Price: £180 including one wiimote, one nunchuk, composite AV cable and Wii Sports game.
- RGB Scart cable: £20 (an essential purchase).
- Wiimote: £30.
- Nunchuk: £15.
- Classic controller: £15 (for use with GameCube and retro games).
- GameCube memory card: £10.
- Internet browser: £4.
- LAN adapter: £23 (for connecting to a wired network).
- SD memory card: A few pounds.
The plan seems to be working. Nintendo can't make Wiis fast enough.
Many Wii games are controlled using just the wiimote (which looks like a TV remote control). A sensor bar you sit on top of your telly can tell where the wiimote is pointing for moving cross-hairs, etc, and there are also motion-sensing components so the wiimote can be used like a golf club or tennis racket. For some games, a nunchuk attachment can be connected to the wiimote. This has more buttons, an analogue stick and its own motion sensors. Unfortunately, some of the buttons on both controllers are awkward to get to. Also, poorly designed games use shakes in different directions to replace button presses. This adds no immersion whatsoever, can be imprecise and, frankly, is just plain annoying. Motion-sensing only makes a game better when the player's movement is required to mimic 'real life' movement, such as swinging a sword or bowling a ball. Anything else is pointless. Very few games have got it right so far.
GameCube games and some downloadable games require a GameCube or classic controller to play. These are sold separately. Fine if you already have a full set of GameCube controllers but expensive if you're new to Nintendo and want to try out some of the GameCube's excellent multiplayer titles. You'll also need a GameCube memory card.
The Wii itself is very small - about the size of three DVD cases - but there is also an additional power block that tends not to get displayed in publicity photos. This, combined with the wired sensor bar, makes the Wii difficult to unthread from the matted cabling behind my telly and a faff to move round the house. The sensor bar means that a video-sender isn't much use either.
Photos can be read from an SD memory card and there's some software for playing around with the images. The results can't be saved back to the card, however, so it's a bit of a waste of time.
The Wii can connect to the internet over a wireless network and there's an internet browser available for download. This works surprisingly well even on a normal telly and I wish I'd had it to entertain me during all the sleepless nights I had when the kids were small.
As ever, a console is only as good as its games and this is where the Wii really falls down at the moment. There are hardly any that make worthwhile use of the innovative controller. Many Wii games feel like they'd actually be easier to control with a GameCube pad. Like the EyeToy camera for the PlayStation 2, developers seem to think the Wii is great but none of them appear to know what to do with it. The best games available include:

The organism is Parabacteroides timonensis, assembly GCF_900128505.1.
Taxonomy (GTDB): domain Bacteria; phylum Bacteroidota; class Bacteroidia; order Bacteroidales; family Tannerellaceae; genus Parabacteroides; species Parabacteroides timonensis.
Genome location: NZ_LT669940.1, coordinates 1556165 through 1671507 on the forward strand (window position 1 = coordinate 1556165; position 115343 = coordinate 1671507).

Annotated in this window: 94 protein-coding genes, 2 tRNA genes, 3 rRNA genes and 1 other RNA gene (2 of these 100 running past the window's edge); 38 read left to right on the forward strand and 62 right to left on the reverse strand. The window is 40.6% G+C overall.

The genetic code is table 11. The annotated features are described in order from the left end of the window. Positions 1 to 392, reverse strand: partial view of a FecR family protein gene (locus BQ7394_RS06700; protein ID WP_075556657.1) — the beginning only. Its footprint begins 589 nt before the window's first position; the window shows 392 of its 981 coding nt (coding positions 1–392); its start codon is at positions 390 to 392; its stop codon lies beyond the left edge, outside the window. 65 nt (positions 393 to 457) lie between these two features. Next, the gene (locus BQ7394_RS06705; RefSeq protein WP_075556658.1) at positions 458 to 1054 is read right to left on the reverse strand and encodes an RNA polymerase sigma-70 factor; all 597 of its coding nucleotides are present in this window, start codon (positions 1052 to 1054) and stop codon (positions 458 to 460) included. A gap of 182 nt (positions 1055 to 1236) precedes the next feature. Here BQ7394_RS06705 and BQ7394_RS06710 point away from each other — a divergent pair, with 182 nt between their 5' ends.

- Wii Sports - Tennis, Baseball, Golf, Bowling and Boxing. Genius on a DVD. Not much more than a tech demo of the wiimote's abilities really but this is a game that will even get your mum leaping around breaking your light fittings once she's had a couple of sherries.
- Wii Play - A selection of minigames which come bundled with a wiimote. Great fun but, once again, very limited. Good for getting children used to the wiimote.
- Wario Ware: Smooth Moves - A vast collection of microgames which display more imaginative design than much of the rest of the Wii's back catalogue put together. All over in an evening, though.
- Legend of Zelda: Twilight Princess - A lengthy and excellent action adventure. Just like every other Zelda game, however, and motion controls feel tacked on (because they were).
- Super Paper Mario - Platforming adventure that, like Zelda:TP, began life on the GameCube.
- Paper Mario - Witty and fun role-playing game that first saw release on the Nintendo 64.
On the way, there's Metroid Prime: Corruption, Super Mario Galaxy and, erm, Mario and Sonic at the Olympic Games. I'd be willing to bet good money there's also a huge stack of minigame collections incoming, closely followed by a skipful of shoddy tie-ins to CGI movies. Can't wait.
Honestly, if it weren't for my kids' large collection of GameCube games, then our Wii would barely have been used for months. The only places to find more GameCube games these days, however, are GameStation's second-hand racks or on eBay. Even then, the decent ones are still pretty expensive.
Conclusion: Lights will flicker up and down the country this Christmas as a million Wiis are switched on. Whole families will wave their arms about like lunatics for a few days. Everyone will have a great time. By Easter, though, the thing will be covered in dust and the kids will start demanding a PlayStation 3.
- The only console you're likely to get your gran playing this Christmas.
- Easy to control.
- Fully backwards compatible with GameCube.
- Lots of quality retro games to download.
- As much fun as an EyeToy...
- ...But when was the last time you actually played with your EyeToy.
- Lack of 'proper' games.
- Cost of extra controllers quickly adds up.
- Limited internal memory.
- Retro games are relatively expensive.
- Wiimote eats batteries.
- Not as easy to control as they'd have you believe.
- Not as portable as it looks.
- Can be dangerous in the hands of small children or drunk grannies.
Review: Legend of Zelda: Twilight Princess
Review: Microsoft Xbox 360 console